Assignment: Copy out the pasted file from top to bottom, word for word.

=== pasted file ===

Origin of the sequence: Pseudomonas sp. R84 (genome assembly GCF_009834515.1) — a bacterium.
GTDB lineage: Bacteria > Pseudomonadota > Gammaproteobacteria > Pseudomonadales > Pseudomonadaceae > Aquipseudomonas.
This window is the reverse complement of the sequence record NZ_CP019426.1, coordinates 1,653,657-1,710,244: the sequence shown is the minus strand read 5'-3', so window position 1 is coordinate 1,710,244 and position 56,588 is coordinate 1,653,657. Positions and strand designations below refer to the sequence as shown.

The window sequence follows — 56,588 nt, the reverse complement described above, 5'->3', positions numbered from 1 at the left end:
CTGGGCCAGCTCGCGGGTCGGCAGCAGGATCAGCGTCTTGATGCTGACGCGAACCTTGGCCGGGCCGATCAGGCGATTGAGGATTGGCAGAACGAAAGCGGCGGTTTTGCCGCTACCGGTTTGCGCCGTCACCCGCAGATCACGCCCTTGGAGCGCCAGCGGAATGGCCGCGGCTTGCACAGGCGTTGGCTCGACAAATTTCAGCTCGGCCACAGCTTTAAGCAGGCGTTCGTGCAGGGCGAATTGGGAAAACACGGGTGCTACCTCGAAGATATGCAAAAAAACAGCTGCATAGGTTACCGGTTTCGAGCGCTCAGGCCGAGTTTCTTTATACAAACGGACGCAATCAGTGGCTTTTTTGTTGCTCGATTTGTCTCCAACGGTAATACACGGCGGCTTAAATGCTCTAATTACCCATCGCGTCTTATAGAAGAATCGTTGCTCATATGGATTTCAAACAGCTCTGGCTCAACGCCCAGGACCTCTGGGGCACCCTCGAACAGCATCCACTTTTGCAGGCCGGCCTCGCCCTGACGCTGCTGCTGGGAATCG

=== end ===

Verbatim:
Origin of the sequence: Pseudomonas sp. R84 (genome assembly GCF_009834515.1) — a bacterium.
GTDB lineage: Bacteria > Pseudomonadota > Gammaproteobacteria > Pseudomonadales > Pseudomonadaceae > Aquipseudomonas.
This window is the reverse complement of the sequence record NZ_CP019426.1, coordinates 1,653,657-1,710,244: the sequence shown is the minus strand read 5'-3', so window position 1 is coordinate 1,710,244 and position 56,588 is coordinate 1,653,657. Positions and strand designations below refer to the sequence as shown.

The window sequence follows — 56,588 nt, the reverse complement described above, 5'->3', positions numbered from 1 at the left end:
CTGGGCCAGCTCGCGGGTCGGCAGCAGGATCAGCGTCTTGATGCTGACGCGAACCTTGGCCGGGCCGATCAGGCGATTGAGGATTGGCAGAACGAAAGCGGCGGTTTTGCCGCTACCGGTTTGCGCCGTCACCCGCAGATCACGCCCTTGGAGCGCCAGCGGAATGGCCGCGGCTTGCACAGGCGTTGGCTCGACAAATTTCAGCTCGGCCACAGCTTTAAGCAGGCGTTCGTGCAGGGCGAATTGGGAAAACACGGGTGCTACCTCGAAGATATGCAAAAAAACAGCTGCATAGGTTACCGGTTTCGAGCGCTCAGGCCGAGTTTCTTTATACAAACGGACGCAATCAGTGGCTTTTTTGTTGCTCGATTTGTCTCCAACGGTAATACACGGCGGCTTAAATGCTCTAATTACCCATCGCGTCTTATAGAAGAATCGTTGCTCATATGGATTTCAAACAGCTCTGGCTCAACGCCCAGGACCTCTGGGGCACCCTCGAACAGCATCCACTTTTGCAGGCCGGCCTCGCCCTGACGCTGCTGCTGGGAATCG